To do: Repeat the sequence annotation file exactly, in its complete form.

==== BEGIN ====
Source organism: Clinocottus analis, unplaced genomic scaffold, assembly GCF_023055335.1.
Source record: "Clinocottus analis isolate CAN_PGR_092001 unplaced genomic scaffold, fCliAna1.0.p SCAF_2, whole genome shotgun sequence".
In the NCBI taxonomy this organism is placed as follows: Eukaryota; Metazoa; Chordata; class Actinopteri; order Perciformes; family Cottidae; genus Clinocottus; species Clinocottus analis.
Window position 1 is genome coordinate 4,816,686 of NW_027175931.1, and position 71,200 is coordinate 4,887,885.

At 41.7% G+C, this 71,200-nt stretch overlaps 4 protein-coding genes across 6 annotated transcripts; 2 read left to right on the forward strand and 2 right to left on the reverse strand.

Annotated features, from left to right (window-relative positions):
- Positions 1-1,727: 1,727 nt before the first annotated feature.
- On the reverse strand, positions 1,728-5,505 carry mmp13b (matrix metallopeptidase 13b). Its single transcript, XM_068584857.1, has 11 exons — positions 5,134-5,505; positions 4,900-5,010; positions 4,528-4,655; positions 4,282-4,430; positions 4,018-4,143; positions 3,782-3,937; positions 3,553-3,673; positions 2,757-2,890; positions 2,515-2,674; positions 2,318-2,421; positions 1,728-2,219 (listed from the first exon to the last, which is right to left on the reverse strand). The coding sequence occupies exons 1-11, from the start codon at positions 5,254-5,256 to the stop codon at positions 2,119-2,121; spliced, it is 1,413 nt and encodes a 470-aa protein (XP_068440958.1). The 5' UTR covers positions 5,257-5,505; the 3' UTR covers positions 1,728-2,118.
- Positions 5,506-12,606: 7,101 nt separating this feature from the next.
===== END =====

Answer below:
Source organism: Clinocottus analis, unplaced genomic scaffold, assembly GCF_023055335.1.
Source record: "Clinocottus analis isolate CAN_PGR_092001 unplaced genomic scaffold, fCliAna1.0.p SCAF_2, whole genome shotgun sequence".
In the NCBI taxonomy this organism is placed as follows: Eukaryota; Metazoa; Chordata; class Actinopteri; order Perciformes; family Cottidae; genus Clinocottus; species Clinocottus analis.
Window position 1 is genome coordinate 4,816,686 of NW_027175931.1, and position 71,200 is coordinate 4,887,885.

At 41.7% G+C, this 71,200-nt stretch overlaps 4 protein-coding genes across 6 annotated transcripts; 2 read left to right on the forward strand and 2 right to left on the reverse strand.

Annotated features, from left to right (window-relative positions):
- Positions 1-1,727: 1,727 nt before the first annotated feature.
- On the reverse strand, positions 1,728-5,505 carry mmp13b (matrix metallopeptidase 13b). Its single transcript, XM_068584857.1, has 11 exons — positions 5,134-5,505; positions 4,900-5,010; positions 4,528-4,655; positions 4,282-4,430; positions 4,018-4,143; positions 3,782-3,937; positions 3,553-3,673; positions 2,757-2,890; positions 2,515-2,674; positions 2,318-2,421; positions 1,728-2,219 (listed from the first exon to the last, which is right to left on the reverse strand). The coding sequence occupies exons 1-11, from the start codon at positions 5,254-5,256 to the stop codon at positions 2,119-2,121; spliced, it is 1,413 nt and encodes a 470-aa protein (XP_068440958.1). The 5' UTR covers positions 5,257-5,505; the 3' UTR covers positions 1,728-2,118.
- Positions 5,506-12,606: 7,101 nt separating this feature from the next.